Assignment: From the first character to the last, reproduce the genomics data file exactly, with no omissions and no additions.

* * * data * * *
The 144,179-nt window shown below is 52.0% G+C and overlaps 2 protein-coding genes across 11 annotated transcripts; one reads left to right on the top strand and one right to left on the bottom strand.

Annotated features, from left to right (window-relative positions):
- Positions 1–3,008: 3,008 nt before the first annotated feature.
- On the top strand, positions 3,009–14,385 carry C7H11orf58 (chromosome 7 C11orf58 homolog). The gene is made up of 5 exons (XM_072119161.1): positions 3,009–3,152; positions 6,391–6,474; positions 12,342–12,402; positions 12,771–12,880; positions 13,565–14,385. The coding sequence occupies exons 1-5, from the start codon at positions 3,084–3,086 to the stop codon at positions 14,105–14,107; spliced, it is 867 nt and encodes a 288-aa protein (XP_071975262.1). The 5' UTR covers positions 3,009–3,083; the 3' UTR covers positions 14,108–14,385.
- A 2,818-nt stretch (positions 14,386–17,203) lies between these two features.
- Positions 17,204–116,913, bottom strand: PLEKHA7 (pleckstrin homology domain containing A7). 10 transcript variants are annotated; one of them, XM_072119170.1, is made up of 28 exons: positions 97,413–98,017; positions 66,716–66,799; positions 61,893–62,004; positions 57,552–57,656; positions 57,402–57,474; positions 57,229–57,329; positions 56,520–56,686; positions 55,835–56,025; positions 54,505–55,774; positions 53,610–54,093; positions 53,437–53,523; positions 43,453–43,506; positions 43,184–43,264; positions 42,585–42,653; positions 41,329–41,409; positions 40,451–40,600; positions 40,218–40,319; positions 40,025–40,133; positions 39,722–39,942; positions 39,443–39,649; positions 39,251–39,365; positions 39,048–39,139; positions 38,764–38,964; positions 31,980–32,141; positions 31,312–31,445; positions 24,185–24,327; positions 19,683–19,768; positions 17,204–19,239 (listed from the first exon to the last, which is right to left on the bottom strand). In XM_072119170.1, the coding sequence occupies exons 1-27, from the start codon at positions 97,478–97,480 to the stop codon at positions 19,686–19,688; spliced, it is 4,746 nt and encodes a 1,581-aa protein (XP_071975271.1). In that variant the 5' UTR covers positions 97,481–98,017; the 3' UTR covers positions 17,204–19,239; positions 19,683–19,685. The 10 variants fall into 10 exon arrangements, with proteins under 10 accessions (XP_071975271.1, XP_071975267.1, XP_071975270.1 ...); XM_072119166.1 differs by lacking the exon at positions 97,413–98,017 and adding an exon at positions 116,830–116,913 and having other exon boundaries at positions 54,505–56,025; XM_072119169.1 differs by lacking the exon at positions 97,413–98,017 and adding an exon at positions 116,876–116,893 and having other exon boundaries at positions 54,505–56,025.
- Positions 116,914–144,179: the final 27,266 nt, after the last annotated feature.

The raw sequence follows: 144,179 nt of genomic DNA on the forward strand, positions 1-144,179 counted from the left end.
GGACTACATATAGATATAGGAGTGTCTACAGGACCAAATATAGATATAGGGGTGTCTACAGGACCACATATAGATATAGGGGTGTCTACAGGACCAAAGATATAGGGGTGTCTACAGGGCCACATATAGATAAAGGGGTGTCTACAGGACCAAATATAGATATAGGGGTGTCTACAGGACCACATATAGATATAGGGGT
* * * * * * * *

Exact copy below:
The 144,179-nt window shown below is 52.0% G+C and overlaps 2 protein-coding genes across 11 annotated transcripts; one reads left to right on the top strand and one right to left on the bottom strand.

Annotated features, from left to right (window-relative positions):
- Positions 1–3,008: 3,008 nt before the first annotated feature.
- On the top strand, positions 3,009–14,385 carry C7H11orf58 (chromosome 7 C11orf58 homolog). The gene is made up of 5 exons (XM_072119161.1): positions 3,009–3,152; positions 6,391–6,474; positions 12,342–12,402; positions 12,771–12,880; positions 13,565–14,385. The coding sequence occupies exons 1-5, from the start codon at positions 3,084–3,086 to the stop codon at positions 14,105–14,107; spliced, it is 867 nt and encodes a 288-aa protein (XP_071975262.1). The 5' UTR covers positions 3,009–3,083; the 3' UTR covers positions 14,108–14,385.
- A 2,818-nt stretch (positions 14,386–17,203) lies between these two features.
- Positions 17,204–116,913, bottom strand: PLEKHA7 (pleckstrin homology domain containing A7). 10 transcript variants are annotated; one of them, XM_072119170.1, is made up of 28 exons: positions 97,413–98,017; positions 66,716–66,799; positions 61,893–62,004; positions 57,552–57,656; positions 57,402–57,474; positions 57,229–57,329; positions 56,520–56,686; positions 55,835–56,025; positions 54,505–55,774; positions 53,610–54,093; positions 53,437–53,523; positions 43,453–43,506; positions 43,184–43,264; positions 42,585–42,653; positions 41,329–41,409; positions 40,451–40,600; positions 40,218–40,319; positions 40,025–40,133; positions 39,722–39,942; positions 39,443–39,649; positions 39,251–39,365; positions 39,048–39,139; positions 38,764–38,964; positions 31,980–32,141; positions 31,312–31,445; positions 24,185–24,327; positions 19,683–19,768; positions 17,204–19,239 (listed from the first exon to the last, which is right to left on the bottom strand). In XM_072119170.1, the coding sequence occupies exons 1-27, from the start codon at positions 97,478–97,480 to the stop codon at positions 19,686–19,688; spliced, it is 4,746 nt and encodes a 1,581-aa protein (XP_071975271.1). In that variant the 5' UTR covers positions 97,481–98,017; the 3' UTR covers positions 17,204–19,239; positions 19,683–19,685. The 10 variants fall into 10 exon arrangements, with proteins under 10 accessions (XP_071975271.1, XP_071975267.1, XP_071975270.1 ...); XM_072119166.1 differs by lacking the exon at positions 97,413–98,017 and adding an exon at positions 116,830–116,913 and having other exon boundaries at positions 54,505–56,025; XM_072119169.1 differs by lacking the exon at positions 97,413–98,017 and adding an exon at positions 116,876–116,893 and having other exon boundaries at positions 54,505–56,025.
- Positions 116,914–144,179: the final 27,266 nt, after the last annotated feature.

The raw sequence follows: 144,179 nt of genomic DNA on the forward strand, positions 1-144,179 counted from the left end.
GGACTACATATAGATATAGGAGTGTCTACAGGACCAAATATAGATATAGGGGTGTCTACAGGACCACATATAGATATAGGGGTGTCTACAGGACCAAAGATATAGGGGTGTCTACAGGGCCACATATAGATAAAGGGGTGTCTACAGGACCAAATATAGATATAGGGGTGTCTACAGGACCACATATAGATATAGGGGT